The Zen of Sitting

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Students waiting for meditation session at Shunko-in in Kyoto.

We walked as pilgrims on the Kumano Kodo on our way into Kyoto, and trekked from Myoshin-ji to Kyoto through to Osaka, changing stations there, and are now at last on the train to Mount Koya, a Buddhist enclave up in the mountains. Pilgrims again, everything we own on our backs, trying not to lose the trail, threading our way through the commuter rush instead of through the cedar forests.

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Rev. Taka Kawakami, vice abbot of Shunko-in give students a tour of the temple

In Kyoto we walked a lot, but we came here to learn to sit, to practice zazen. We stayed at the Shunko-in temple in the large complex on the outskirts of Kyoto, Myoshin-ji. On Saturday morning, we did a meditation training session in English with the vice abbot of the temple, Rev, Taka Kawakami. He talked about flexibility as a state of mind, reflected in the body. Stiff when you get up off the meditation cushion? It’s ok to sit in a chair. Be flexible. He spoke a bit about the intersection between neuroscience, psychology and Buddhist practice – perfect for this 360 which sits at that intersection point as well. There was a fun moment of connection when he referred to a longitudinal study, The Harvard Study of Adult Development, on which Marc Schulz is a co-investigator (and has a new paper out this week!) and one of the 360 students is using data from for her thesis.

From Shunko-in we went to Tenryu-ji, a 14th century Zen training monastery set in a historic garden (now a UNESCO world heritage site). There we met with Thomas Yuho Kirchner, an American and Zen monk who entered Shofuko-ji monastery in 1971. He gave us an introduction to the monastic schedule, and the training young monks would be given. We practiced zazen, sitting meditation, in the hall where the monks in training would practice, eat and sleep, wrapped in thick square futons.

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Zen monk Thomas Yuho Kirchner with kaiseku

Attention could drift during long meditation sessions, and so the kaisaku was employed, a flat stick whacked across the shoulder blades, sometimes called the stick of compassion. Thomas Kirchner demonstrated its use on me. You bow to each other, then cross your arms and round your back for two quick slaps on each shoulder. It stings, sharpening your senses and much like a deep massage, refreshes. In my course we’ll talk a bit about the relationship between pain and contemplative practice. It’s a fascinating topic, criss-crossing psychology and spirituality.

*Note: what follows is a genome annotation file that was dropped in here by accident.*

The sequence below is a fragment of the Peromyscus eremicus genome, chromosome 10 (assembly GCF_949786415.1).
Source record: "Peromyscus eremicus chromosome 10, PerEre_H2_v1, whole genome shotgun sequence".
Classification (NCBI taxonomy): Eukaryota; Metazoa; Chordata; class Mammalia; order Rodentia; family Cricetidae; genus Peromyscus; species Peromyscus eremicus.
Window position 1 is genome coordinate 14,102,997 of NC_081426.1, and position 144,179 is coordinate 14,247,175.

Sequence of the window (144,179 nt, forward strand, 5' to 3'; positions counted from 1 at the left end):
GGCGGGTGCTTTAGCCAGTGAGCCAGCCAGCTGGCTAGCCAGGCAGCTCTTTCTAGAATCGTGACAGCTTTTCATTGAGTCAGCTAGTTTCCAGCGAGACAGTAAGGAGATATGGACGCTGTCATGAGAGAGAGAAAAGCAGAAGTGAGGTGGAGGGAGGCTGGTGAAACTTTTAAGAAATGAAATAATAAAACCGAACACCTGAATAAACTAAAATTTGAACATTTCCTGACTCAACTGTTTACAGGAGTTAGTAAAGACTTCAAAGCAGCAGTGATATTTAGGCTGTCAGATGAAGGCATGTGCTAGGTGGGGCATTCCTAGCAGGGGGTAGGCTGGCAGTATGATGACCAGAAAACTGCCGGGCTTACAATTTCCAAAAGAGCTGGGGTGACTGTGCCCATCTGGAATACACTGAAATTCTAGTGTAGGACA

Students sitting on the veranda overlooking the abbot's garden at Zuiho-in

Students sitting on the veranda overlooking the abbot’s garden at Zuiho-in

On Sunday we visited another large temple complex, Daitoku-ji, to tour Daisin-in and do a last meditation training before heading to Kyosan. The iconic Zen dry rock gardens, and nightingale floors – which squeak as you walk on them, were highlights of this temple. We also toured Zuiho-in, which I think might have my favorite rock garden, one with deep standing waves.

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A bit about Prof. Schulz’ paper: http://campaign.r20.constantcontact.com/render?m=1102398051702&ca=1a06f66e-a651-4127-bdf3-a5a2b4ab01ed

Reading silence in the city

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The Ueno Park in Tokyo is a fascinating place. On one end is the Ueno zoo: a place filled with bright colors and joyful schoolchildren, who are amazed by the beauty and diversity of the animal kingdom . On the other end there are also seekers of beauty, but of a different kind. Littering the various shrines and temples are adults – office-goers, homemakers, senior citizens and tourists alike – who are looking for a quiet space to reconnect spiritually with nature, God or both.

This morning I found myself in one such place. Benten hall is situated in the middle of a pond filled with large, green water plants. The greenery formed a comfortable buffer, protecting the space from the hectic city life and providing people with a serene perspective of one of the busiest cities in the world. From what I gathered Benten Hall or Benten-do is a Buddhist temple dedicated to Benzaiten, goddess of fortune, music and wisdom (Wikipedia), which explained the temple‚Äôs popularity. However, I was more interested in the little sitting area on the side of the temple overlooking the surrounding pond. There were several people sitting there but it appeared to be a silent space. Some read, some listened to music and some just took in the view. One man had brought breadcrumbs with himself and spent hours feeding the pigeons in the park. A bunch of strangers sitting together in silence might appear strange to some (the trope of mysterious-silent-stranger-who’s-up-to-no-good coming into play here ) but the silence that was shared at the sitting spot was comfortable, even welcoming.IMG_0117

Thus I sat on a bench near the water, listening to the silence around me, the gentle lapping of water playing as a soft background music. My breaths became deeper and my mind emptied of all the anxiety-inducing plans I had of exploring all of Tokyo in one day. For a brief period of time, I just paid attention to the moment: the feeling of the breeze on my skin, the changing colors of the sky, the soft cooing of the pigeon roaming around me.
When I left the temple, I certainly felt very fortunate to have experienced that brief, unexpected moment of mindfulness in the little oasis of Benten-do.